On 20 July 1982 the ground-breaking documentary “Alice: A Fight For Life” was broadcast. For the first time the human face of the country’s tragic asbestos legacy was clear for all to see. Alice Jefferson a young wife and mother from Yorkshire spoke candidly about her diagnosis of mesothelioma after only a few months of working with asbestos at Cape in Hebden Bridge when she was a teenager.
Fast forward 40 years and whilst so much has changed, in particular the banning of the importation and use of asbestos in this county, there is still sadly thousands of people every year diagnosed with mesothelioma and asbestos related diseases.
In this edition of Airborne we reflect on Alice’s story, the changes that have been implemented over the last 40 years and ask the important question - what still needs to be done to protect future generations from developing asbestos related illnesses?
One of the major changes since the Alice documentary was first aired is the movement of asbestos support groups up and down the country who have formed and been there to support patients and their families at the worst time in their lives. In this edition of Airborne we highlight HASAG Asbestos Disease Support and the amazing work they have done since their inception in 2005. We are proud to be on the HASAG legal panel and work with the group to support those impacted by asbestos across the south.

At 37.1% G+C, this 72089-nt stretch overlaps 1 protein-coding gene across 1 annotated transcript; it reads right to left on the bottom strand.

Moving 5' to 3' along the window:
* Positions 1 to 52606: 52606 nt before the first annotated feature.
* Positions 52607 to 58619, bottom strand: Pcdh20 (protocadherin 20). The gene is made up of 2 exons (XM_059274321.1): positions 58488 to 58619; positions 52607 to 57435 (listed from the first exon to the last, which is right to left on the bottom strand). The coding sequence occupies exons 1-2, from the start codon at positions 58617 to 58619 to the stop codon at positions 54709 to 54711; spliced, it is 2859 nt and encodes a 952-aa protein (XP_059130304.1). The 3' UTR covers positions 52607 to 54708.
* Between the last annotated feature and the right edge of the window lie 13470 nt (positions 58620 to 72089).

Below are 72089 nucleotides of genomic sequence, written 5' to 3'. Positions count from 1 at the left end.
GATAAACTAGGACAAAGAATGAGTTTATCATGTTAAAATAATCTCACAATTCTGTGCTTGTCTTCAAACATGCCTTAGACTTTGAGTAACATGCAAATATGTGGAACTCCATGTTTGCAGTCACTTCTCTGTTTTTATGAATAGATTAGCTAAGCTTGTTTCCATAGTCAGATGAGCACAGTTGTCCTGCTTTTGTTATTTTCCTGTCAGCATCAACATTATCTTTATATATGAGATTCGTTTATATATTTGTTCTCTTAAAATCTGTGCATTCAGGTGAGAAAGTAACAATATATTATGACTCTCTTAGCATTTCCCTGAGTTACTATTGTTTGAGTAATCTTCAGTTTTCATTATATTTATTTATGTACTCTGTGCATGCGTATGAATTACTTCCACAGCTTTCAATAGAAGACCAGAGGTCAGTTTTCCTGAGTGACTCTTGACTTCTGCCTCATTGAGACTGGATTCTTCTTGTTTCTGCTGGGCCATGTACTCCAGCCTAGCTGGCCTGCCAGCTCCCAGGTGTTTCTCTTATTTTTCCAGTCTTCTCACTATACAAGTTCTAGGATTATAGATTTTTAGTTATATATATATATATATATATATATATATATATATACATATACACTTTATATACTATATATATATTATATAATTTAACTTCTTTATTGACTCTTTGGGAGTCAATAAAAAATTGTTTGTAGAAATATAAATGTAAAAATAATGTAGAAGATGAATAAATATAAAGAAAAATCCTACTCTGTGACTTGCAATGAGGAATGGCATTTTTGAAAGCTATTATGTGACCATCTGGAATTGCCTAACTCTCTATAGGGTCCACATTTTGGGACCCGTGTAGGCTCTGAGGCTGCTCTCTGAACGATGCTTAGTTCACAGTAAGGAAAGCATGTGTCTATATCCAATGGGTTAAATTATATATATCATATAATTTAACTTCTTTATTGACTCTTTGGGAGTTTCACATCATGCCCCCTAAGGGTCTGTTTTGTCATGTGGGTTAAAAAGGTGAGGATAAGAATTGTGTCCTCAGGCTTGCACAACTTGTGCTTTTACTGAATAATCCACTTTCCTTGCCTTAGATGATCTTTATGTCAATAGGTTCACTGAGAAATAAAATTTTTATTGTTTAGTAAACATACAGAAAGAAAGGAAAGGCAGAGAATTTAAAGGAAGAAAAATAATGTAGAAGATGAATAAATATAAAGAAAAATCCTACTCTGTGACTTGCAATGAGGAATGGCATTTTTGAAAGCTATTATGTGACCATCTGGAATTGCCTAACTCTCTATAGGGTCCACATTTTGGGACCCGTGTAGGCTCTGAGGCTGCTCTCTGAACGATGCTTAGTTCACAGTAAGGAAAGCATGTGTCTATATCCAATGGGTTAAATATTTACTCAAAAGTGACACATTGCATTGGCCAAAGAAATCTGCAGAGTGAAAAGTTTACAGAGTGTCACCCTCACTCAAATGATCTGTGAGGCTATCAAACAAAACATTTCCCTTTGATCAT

In this edition we have also highlighted marked differences when it comes to compensation for those who developed mesothelioma compared to those who developed lung cancer as a result of asbestos exposure, how schemes such as the Turner and Newall Trust following the company’s bankruptcy sadly led to some victims being undercompensated, but also the development of funds of last resort in Guernsey and Jersey following the Diffuse Mesothelioma Payment Scheme in England and Wales.
In addition, the specialist lawyers in my team have written about the topics of asbestos in schools, public buildings and homes following the recent Parliamentary Committees advice to the government that a commitment should be made for the safe removal of all asbestos from public buildings in the next 40 years.
We have also chosen to highlight peritoneal mesothelioma and the support available for those who develop the condition. We were delighted to support the recent Mesothelioma UK and HASAG collaboration of the first Peritoneal Mesothelioma Patient and Carer Day which was held in Basingstoke on 22 June 2022.
Planning is in motion by our team for an event which will take place on 29 September 2022 which we hope will bring the entire asbestos community together to pay tribute to Alice Jefferson with the airing of the Alice: A Fight for Life documentary. We hope to reflect on the progress made over the last 40 years in the diagnosis, treatment and support for those with mesothelioma, and to inspire further work on raising awareness of the dangers of asbestos, prevention and removal of the substance from buildings so future generations will not suffer the same plight. We hope to see many of you there at Hebden Bridge to fundraise for asbestos support groups.
Helen Childs, Partner and Head of the Asbestos and Mesothelioma team